The great majority of these exoplanet studies have been carried out indirectly, where the presence and characterisation of the companions are inferred solely from the observation of the host star. In the last decade, however, high-contrast direct imaging has been continuously developed to get rid of the starlight and reveal the existence of low-mass companions. Although this technique is currently limited to giant planets orbiting at large separations, it is able to directly detect the light emitted or scattered off the planet’s atmosphere at high signal to noise, which makes it the most promising planet-hunting method to characterise new worlds. Moreover, its capability to image faint objects close to the parent star allows for not only the detection of planetary-mass companions, but also low-mass stars, brown dwarfs, and circumstellar disks where planet formation takes place. This opens up a broad range of science cases where direct observations can be used to understand planet formation, atmospheric physics and stellar evolution.      

In this PhD thesis I provide an up-to-date introduction to the basis of the direct imaging technique, and explain the star and planet formation mechanisms. Three publications are attached to this introduction, each of them dealing with distinct science cases that can be  assessed with high-contrast observations. In Paper I we resolve and model the aftermath of star formation, the so-called debris disk phase analogue to the asteroid and Kuiper belts in our Solar System, around the HD 32297 star with Subaru/HiCIAO.  We reveal an edge-on disk and find the first indications of a double-ring scenario. We also present the first polarimetric study of this system, constraining the properties of the dust around the star.  In Paper II we focus on the planetary-mass regime, and conduct the first direct imaging survey searching for circumbinary planets orbiting tight binary systems (SPOTS: Search for Planets Orbiting Two Stars). We present the results of the observations of 62 targets with VLT/NaCo and VLT/SPHERE, and perform a statistical analysis on the findings, placing constraints on the population of giant planets and brown dwarfs on wide orbits. Finally, in Paper III we resolve a triple stellar system with the newly-commissioned SCExAO/CHARIS integral field spectrograph. Taking advantage of the coeval nature of the system and the different range of masses involved, we use the data to reaffirm a previously suggested isochronal age discrepancy between the low- and the intermediate-mass population of stars.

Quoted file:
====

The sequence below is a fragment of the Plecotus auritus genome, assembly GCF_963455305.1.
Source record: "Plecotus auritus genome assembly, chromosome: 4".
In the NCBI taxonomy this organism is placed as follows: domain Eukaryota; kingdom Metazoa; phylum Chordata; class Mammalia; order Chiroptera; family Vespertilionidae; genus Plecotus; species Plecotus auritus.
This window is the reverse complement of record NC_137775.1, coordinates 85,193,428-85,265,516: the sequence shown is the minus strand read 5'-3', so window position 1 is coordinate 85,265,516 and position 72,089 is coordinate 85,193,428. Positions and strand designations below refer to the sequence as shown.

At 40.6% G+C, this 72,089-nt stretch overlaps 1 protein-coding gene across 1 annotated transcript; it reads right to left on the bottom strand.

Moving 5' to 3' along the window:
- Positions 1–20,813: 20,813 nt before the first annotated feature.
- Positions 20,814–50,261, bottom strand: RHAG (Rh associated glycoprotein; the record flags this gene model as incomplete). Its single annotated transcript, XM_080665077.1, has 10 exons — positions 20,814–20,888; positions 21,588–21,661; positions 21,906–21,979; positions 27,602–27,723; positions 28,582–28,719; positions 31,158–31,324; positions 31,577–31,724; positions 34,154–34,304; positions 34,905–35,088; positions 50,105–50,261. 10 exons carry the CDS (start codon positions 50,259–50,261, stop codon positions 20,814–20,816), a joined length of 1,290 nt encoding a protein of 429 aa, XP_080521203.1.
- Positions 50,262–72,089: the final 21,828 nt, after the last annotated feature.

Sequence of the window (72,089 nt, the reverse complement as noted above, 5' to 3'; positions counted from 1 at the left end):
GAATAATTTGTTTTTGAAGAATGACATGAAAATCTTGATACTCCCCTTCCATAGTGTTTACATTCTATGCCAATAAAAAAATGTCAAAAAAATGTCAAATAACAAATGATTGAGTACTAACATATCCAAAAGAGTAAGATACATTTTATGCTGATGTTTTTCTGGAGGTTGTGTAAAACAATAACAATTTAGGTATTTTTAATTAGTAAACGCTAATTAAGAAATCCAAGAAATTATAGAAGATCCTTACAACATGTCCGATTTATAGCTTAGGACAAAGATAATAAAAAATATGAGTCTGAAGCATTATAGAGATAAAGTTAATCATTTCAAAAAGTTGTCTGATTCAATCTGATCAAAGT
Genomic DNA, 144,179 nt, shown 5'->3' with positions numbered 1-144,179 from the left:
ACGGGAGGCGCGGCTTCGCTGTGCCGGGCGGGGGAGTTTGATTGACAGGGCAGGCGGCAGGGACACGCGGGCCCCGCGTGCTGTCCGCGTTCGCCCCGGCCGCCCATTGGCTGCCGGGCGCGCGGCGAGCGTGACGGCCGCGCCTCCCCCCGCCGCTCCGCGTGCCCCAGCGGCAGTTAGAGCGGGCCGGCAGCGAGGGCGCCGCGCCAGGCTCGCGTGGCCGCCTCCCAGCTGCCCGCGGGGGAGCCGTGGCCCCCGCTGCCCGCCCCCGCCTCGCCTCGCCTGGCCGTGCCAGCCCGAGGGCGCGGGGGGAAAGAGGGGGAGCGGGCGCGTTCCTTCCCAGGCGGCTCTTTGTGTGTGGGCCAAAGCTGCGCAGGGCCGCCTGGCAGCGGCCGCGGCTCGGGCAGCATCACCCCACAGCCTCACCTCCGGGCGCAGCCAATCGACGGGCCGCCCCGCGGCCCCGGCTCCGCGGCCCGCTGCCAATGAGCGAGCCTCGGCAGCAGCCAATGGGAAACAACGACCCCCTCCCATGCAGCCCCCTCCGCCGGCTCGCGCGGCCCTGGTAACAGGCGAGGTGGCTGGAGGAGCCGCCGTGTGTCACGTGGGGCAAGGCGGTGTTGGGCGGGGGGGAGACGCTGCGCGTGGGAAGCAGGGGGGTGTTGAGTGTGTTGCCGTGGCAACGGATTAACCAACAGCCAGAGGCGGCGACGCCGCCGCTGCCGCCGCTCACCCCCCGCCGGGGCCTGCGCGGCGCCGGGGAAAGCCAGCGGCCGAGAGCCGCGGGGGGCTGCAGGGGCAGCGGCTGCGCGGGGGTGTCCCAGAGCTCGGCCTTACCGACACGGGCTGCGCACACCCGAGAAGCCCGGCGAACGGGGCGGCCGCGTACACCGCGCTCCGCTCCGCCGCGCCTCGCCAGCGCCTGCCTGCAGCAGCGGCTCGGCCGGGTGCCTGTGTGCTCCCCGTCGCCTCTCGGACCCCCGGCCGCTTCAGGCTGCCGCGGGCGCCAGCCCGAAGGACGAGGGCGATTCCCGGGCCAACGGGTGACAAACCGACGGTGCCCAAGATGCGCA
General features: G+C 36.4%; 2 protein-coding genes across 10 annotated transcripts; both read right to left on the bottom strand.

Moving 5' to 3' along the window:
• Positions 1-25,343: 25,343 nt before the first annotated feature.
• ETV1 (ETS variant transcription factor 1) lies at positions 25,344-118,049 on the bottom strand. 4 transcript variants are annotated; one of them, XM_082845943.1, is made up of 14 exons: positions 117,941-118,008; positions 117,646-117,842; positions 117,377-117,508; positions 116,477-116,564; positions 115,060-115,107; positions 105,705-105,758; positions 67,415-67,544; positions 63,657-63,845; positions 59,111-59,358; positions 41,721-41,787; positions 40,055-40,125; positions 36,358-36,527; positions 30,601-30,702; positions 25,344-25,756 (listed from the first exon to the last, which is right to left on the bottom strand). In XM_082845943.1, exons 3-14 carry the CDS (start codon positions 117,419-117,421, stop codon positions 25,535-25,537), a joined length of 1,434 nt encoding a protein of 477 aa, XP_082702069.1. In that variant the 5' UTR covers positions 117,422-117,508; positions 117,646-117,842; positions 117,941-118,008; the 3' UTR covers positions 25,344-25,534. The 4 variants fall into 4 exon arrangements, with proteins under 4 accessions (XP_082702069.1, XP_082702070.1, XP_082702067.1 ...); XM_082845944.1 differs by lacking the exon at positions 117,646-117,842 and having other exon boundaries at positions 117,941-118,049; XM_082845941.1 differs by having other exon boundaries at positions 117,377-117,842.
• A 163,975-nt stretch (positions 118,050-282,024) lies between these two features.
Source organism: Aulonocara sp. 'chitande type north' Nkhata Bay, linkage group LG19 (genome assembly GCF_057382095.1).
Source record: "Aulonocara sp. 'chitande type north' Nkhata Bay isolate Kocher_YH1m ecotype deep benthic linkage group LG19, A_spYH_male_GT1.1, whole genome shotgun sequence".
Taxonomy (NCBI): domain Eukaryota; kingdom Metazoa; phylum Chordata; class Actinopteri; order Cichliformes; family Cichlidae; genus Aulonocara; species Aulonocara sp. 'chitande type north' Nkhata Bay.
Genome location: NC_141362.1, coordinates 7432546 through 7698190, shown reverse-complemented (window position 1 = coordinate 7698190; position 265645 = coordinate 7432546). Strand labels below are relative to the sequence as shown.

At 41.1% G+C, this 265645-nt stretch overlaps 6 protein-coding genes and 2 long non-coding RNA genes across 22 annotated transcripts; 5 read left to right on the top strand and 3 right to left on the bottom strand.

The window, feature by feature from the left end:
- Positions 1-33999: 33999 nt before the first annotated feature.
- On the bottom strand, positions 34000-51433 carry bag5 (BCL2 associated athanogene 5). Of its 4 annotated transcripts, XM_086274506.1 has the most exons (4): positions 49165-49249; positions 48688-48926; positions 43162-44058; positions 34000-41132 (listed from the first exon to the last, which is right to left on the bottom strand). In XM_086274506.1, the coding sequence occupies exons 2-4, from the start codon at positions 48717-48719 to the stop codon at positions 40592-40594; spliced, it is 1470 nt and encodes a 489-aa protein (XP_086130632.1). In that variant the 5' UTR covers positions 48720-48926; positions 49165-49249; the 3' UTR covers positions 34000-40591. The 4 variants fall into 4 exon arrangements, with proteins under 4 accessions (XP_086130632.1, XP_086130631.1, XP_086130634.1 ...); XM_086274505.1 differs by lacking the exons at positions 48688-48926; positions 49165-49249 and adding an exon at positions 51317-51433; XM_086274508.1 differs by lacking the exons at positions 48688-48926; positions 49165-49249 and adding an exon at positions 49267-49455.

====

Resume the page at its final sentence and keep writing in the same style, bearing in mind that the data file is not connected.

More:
Place, publisher, year, edition, pages
Stockholm: Department of Astronomy, Stockholm University, 2019. p. 74
Keywords
Direct imaging, extrasolar planets, debris disks, planet formation, high angular resolution
National Category
Astronomy, Astrophysics and Cosmology
Research subject
Astronomy
Identifiers
urn:nbn:se:su:diva-163784 (URN)978-91-7797-558-8 (ISBN)978-91-7797-559-5 (ISBN)
Public defence
2019-03-15, sal FB52, AlbaNova universitetscentrum, Roslagstullsbacken 21, Stockholm, 13:00 (English)
Opponent
Supervisors
Note

At the time of the doctoral defense, the following paper was unpublished and had a status as follows: Paper 3: In press.

Available from: 2019-02-20 Created: 2019-01-08 Last updated: 2019-02-06Bibliographically approved